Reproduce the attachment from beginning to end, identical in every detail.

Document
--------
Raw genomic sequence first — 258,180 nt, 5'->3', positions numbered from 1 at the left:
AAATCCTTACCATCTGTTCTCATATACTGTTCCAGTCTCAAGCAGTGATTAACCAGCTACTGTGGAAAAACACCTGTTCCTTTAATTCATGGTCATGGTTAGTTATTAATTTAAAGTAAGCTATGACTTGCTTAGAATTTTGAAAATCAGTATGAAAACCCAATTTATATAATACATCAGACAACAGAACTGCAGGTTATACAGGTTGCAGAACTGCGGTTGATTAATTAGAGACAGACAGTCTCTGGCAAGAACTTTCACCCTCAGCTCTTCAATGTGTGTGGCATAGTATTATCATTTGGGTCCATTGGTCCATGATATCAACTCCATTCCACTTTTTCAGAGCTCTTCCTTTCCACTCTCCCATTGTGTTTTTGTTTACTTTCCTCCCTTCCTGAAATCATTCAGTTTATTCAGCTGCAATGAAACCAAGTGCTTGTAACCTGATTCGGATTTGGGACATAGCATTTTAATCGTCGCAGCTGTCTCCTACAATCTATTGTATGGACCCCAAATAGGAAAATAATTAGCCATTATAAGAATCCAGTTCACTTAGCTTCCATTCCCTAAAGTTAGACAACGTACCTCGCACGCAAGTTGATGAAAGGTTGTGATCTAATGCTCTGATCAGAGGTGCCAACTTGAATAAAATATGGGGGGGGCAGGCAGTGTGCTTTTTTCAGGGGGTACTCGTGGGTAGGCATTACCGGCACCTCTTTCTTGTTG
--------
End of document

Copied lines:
Raw genomic sequence first — 258,180 nt, 5'->3', positions numbered from 1 at the left:
AAATCCTTACCATCTGTTCTCATATACTGTTCCAGTCTCAAGCAGTGATTAACCAGCTACTGTGGAAAAACACCTGTTCCTTTAATTCATGGTCATGGTTAGTTATTAATTTAAAGTAAGCTATGACTTGCTTAGAATTTTGAAAATCAGTATGAAAACCCAATTTATATAATACATCAGACAACAGAACTGCAGGTTATACAGGTTGCAGAACTGCGGTTGATTAATTAGAGACAGACAGTCTCTGGCAAGAACTTTCACCCTCAGCTCTTCAATGTGTGTGGCATAGTATTATCATTTGGGTCCATTGGTCCATGATATCAACTCCATTCCACTTTTTCAGAGCTCTTCCTTTCCACTCTCCCATTGTGTTTTTGTTTACTTTCCTCCCTTCCTGAAATCATTCAGTTTATTCAGCTGCAATGAAACCAAGTGCTTGTAACCTGATTCGGATTTGGGACATAGCATTTTAATCGTCGCAGCTGTCTCCTACAATCTATTGTATGGACCCCAAATAGGAAAATAATTAGCCATTATAAGAATCCAGTTCACTTAGCTTCCATTCCCTAAAGTTAGACAACGTACCTCGCACGCAAGTTGATGAAAGGTTGTGATCTAATGCTCTGATCAGAGGTGCCAACTTGAATAAAATATGGGGGGGGCAGGCAGTGTGCTTTTTTCAGGGGGTACTCGTGGGTAGGCATTACCGGCACCTCTTTCTTGTTG